The Futures Market


In short, futures contracts are agreements to buy or sell an asset on a specified future date, at a contracted price. This means you are either hedging a position you have, or speculating on the future value of a particular stock, market sector, currency or interest rate.

There are commodity based futures contracts such as oil, gold, wool and cattle, or equity futures that reflect the value of a sharemarket index. Traders can also take positions on government bonds currency pairs such as the AUD/USD.

In Australia there is one main market for futures traders, the Australian Securities Exchange. The most active of the local futures is the Share Price Index (or SPI), which is used to reflect the future value of the market’s leading benchmark, the ASX/S&P 200.

Unlike the physical stock market, futures can be traded 24 hours over the trading week, allowing investors to speculate on assets like currencies, interest rates, bonds, commodities and equities.

Why futures?

The purpose of trading futures contracts is either purely for speculation or for hedging against movements in a share portfolio. The futures market gives a trader the opportunity to take advantage of bearish sentiment on stocks within your portfolio, while still maintaining your current position.

If you believe that the market or a certain sector is likely to go down in value over the coming months but are prepared to ride out the downturn, you may wish to sell a futures contract which closely aligns with your share portfolio. If you are correct, the value of your portfolio will go down, but your losses will be offset by the profits you make from the sale of the futures contract.

Even if you are wrong and the market goes up, so too will the value of your portfolio and these gains will offset the losses you sustained on the futures market. This is not a perfect trading plan as your portfolio may behave differently to the contract, but it will largely have the effect of protecting your capital.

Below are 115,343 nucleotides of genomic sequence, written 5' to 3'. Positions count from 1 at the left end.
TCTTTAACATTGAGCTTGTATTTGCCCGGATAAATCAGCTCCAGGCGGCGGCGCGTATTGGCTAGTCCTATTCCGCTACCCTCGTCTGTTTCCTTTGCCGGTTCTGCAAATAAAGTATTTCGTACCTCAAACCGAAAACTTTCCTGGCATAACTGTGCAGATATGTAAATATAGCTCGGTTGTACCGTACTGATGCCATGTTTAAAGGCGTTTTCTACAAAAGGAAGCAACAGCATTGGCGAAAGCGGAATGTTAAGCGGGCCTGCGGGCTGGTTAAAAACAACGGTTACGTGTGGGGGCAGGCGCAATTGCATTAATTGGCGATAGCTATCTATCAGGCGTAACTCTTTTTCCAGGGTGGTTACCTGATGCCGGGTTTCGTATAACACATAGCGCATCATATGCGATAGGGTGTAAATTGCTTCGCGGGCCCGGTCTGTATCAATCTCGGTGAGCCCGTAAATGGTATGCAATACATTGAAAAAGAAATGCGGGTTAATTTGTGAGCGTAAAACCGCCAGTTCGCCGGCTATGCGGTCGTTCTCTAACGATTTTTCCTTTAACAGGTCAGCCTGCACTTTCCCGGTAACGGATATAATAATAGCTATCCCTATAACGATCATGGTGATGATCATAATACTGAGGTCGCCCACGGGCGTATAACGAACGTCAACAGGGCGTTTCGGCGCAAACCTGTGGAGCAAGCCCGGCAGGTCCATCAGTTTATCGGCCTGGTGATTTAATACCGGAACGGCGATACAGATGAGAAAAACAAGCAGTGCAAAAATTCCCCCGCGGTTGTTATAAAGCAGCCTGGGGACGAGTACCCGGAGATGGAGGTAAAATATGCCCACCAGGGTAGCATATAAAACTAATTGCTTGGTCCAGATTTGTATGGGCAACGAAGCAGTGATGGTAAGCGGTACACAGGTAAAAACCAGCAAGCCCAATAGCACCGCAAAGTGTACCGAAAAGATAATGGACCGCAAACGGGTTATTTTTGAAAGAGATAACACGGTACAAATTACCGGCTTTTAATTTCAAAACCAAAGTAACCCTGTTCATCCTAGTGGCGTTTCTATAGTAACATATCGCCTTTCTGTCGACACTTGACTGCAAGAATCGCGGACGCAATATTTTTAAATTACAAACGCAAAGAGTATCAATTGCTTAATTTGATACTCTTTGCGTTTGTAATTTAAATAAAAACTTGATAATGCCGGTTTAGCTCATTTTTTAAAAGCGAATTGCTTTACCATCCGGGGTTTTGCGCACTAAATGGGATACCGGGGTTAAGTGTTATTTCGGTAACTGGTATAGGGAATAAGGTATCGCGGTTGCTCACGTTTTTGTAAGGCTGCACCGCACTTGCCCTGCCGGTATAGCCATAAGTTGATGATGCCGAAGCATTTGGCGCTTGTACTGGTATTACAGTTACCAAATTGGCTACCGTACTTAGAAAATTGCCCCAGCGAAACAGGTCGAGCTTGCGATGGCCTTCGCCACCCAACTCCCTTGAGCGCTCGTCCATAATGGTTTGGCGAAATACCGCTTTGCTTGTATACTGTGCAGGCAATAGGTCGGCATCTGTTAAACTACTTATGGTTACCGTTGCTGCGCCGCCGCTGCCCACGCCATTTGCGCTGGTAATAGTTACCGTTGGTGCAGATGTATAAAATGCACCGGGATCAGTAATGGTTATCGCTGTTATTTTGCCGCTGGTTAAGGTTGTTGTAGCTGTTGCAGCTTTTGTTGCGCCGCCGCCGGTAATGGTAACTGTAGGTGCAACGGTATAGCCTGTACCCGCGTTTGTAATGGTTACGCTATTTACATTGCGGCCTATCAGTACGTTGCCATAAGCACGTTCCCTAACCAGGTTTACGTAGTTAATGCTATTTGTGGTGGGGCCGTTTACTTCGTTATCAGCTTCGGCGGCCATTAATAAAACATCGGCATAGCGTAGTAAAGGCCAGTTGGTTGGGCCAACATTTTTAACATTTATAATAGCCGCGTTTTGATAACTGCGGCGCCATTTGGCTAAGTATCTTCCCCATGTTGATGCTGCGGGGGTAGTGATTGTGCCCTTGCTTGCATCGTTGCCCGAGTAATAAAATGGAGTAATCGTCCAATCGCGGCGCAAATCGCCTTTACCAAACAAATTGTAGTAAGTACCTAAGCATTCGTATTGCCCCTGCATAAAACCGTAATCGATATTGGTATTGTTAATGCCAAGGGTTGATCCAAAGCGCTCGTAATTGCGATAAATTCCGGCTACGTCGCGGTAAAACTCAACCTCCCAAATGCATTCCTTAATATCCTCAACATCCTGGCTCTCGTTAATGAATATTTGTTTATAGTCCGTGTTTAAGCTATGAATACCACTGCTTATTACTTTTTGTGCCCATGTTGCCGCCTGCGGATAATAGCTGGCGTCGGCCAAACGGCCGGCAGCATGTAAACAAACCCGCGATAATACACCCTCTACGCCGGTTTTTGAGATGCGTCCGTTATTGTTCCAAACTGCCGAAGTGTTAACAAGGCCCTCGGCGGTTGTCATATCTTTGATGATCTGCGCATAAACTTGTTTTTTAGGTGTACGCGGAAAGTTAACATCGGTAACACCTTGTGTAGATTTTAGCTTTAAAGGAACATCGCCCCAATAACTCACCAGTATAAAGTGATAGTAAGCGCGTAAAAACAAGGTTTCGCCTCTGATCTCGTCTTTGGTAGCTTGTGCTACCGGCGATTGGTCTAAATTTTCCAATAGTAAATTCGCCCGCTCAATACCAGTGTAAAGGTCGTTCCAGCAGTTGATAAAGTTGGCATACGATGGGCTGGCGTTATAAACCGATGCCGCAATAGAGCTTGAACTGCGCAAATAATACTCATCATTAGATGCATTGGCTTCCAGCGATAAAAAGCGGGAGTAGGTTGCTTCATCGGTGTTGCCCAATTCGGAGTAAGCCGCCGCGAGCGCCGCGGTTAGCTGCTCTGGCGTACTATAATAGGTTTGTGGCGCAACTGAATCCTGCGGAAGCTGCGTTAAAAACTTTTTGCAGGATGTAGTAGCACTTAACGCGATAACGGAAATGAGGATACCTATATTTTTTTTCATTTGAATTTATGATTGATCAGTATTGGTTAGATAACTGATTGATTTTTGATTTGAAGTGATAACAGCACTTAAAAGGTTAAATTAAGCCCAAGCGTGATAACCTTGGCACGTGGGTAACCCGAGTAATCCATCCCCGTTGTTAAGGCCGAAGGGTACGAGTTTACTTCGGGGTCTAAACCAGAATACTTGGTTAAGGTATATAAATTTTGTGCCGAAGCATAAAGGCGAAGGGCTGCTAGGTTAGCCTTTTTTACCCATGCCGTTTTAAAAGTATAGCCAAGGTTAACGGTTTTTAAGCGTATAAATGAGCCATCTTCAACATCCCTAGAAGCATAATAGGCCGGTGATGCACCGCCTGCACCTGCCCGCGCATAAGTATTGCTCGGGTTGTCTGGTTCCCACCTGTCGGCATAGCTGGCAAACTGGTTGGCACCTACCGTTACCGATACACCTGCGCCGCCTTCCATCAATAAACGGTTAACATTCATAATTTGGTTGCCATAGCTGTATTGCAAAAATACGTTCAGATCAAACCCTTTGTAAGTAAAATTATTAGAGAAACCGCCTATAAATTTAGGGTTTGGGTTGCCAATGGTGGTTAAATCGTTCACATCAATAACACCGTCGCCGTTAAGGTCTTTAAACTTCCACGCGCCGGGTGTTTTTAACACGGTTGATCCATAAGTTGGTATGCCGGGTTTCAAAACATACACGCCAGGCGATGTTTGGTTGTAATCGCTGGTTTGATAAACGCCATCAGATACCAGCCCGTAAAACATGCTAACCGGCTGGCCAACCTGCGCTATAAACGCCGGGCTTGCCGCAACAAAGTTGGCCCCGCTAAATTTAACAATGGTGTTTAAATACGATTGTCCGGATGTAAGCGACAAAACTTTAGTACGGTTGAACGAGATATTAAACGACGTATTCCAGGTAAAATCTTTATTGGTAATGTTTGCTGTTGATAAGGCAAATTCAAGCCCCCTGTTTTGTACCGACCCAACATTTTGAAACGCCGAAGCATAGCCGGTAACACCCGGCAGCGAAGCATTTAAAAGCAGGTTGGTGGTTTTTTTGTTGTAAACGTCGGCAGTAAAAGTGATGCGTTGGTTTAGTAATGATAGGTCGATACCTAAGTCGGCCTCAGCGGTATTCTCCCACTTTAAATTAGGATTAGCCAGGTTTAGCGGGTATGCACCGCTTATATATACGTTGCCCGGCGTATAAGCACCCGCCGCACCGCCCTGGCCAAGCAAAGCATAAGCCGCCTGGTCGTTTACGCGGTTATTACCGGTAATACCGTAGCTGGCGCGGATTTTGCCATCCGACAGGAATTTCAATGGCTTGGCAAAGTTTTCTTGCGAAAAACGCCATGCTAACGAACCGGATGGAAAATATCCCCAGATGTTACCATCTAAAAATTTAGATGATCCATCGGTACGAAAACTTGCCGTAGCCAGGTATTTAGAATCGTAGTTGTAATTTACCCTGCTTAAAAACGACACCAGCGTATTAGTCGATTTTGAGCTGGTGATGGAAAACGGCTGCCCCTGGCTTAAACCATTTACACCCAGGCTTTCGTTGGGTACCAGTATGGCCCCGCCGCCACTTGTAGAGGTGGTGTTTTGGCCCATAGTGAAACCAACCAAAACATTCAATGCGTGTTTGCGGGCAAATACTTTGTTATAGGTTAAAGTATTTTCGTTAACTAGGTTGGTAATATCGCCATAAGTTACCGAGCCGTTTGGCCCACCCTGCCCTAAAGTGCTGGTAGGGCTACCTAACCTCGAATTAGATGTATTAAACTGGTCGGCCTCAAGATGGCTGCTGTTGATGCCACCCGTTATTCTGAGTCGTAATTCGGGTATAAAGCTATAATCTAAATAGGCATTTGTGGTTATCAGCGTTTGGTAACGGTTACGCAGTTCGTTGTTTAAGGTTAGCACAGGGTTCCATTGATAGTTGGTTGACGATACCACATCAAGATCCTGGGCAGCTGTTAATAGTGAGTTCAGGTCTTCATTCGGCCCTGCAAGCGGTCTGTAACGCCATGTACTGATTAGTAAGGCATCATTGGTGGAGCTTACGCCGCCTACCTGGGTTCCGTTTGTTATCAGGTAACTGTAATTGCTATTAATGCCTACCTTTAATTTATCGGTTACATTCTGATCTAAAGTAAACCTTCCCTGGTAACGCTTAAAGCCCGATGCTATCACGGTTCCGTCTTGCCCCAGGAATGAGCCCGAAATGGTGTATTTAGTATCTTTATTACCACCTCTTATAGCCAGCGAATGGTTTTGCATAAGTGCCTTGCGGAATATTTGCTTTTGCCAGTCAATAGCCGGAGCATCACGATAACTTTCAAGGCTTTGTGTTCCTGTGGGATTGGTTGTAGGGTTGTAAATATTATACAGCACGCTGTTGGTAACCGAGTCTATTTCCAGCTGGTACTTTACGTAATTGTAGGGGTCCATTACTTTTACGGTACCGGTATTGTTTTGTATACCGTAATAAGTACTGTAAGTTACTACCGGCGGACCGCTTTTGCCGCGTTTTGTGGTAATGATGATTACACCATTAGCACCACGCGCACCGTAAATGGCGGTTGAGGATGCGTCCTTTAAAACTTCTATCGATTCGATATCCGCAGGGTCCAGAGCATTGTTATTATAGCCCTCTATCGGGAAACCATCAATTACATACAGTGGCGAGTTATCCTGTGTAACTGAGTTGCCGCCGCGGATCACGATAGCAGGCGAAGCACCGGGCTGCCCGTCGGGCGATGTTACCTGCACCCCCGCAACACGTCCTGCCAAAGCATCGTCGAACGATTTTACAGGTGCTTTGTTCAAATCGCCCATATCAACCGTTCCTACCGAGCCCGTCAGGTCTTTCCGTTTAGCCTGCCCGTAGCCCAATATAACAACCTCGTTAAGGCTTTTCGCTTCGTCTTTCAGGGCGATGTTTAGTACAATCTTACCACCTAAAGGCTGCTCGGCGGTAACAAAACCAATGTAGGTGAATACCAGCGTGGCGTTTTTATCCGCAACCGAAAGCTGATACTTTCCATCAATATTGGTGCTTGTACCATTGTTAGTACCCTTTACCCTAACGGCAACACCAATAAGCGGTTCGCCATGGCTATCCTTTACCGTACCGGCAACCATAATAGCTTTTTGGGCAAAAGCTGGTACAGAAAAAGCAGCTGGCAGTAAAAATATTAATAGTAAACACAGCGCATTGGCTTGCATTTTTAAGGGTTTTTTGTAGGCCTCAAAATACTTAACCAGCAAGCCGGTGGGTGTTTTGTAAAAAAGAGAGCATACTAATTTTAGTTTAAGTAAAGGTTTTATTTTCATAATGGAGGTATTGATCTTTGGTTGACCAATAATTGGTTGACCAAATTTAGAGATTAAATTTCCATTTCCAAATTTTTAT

Conversely, futures can magnify bullish sentiment on stocks that you already hold. If you bought a futures contract with the view that the market was on the rise, not only would your portfolio become more valuable, but also you would reap the benefits of a futures contract, which is accumulating value. However this can also be a more dangerous position to be in as a move in the wrong direction will hurt the value of both your portfolio and your futures contract.

The power of leverage

Futures contracts are leveraged positions which mean that the face value of the contract is not what you actually pay up front.

Normally, the cost of a contract is only a small percentage of the underlying value. Therefore, when you are right, your profits are significantly higher in percentage terms because you have only outlaid a small amount of the capital to control more stock than you otherwise could have if you had bought the underlying share.

Contracts are settled in cash rather than in the shares that they represent, so at expiry, you will get the difference between the actual value of the contract and the price you bought or sold, or you will need to pay the difference.

While most professional trading houses and hedgers will trade through the ASX, most retail traders will find that Contracts For Difference (CFDs) are a much more accessible way to trade.

CFDs are an excellent way to speculate and hedge. However, as with any leveraged product, they can magnify profits but of course also magnify losses.

That is why it is critical that you manage your capital and be disciplined with the amount you risk on any one trade. Once you have that down pat, trading futures can be a valuable tool in managing portfolio risk.

Carl Capolingua
Follow Carl on Twitter @CarlCapolingua
Head of Education
Australian Stock Report

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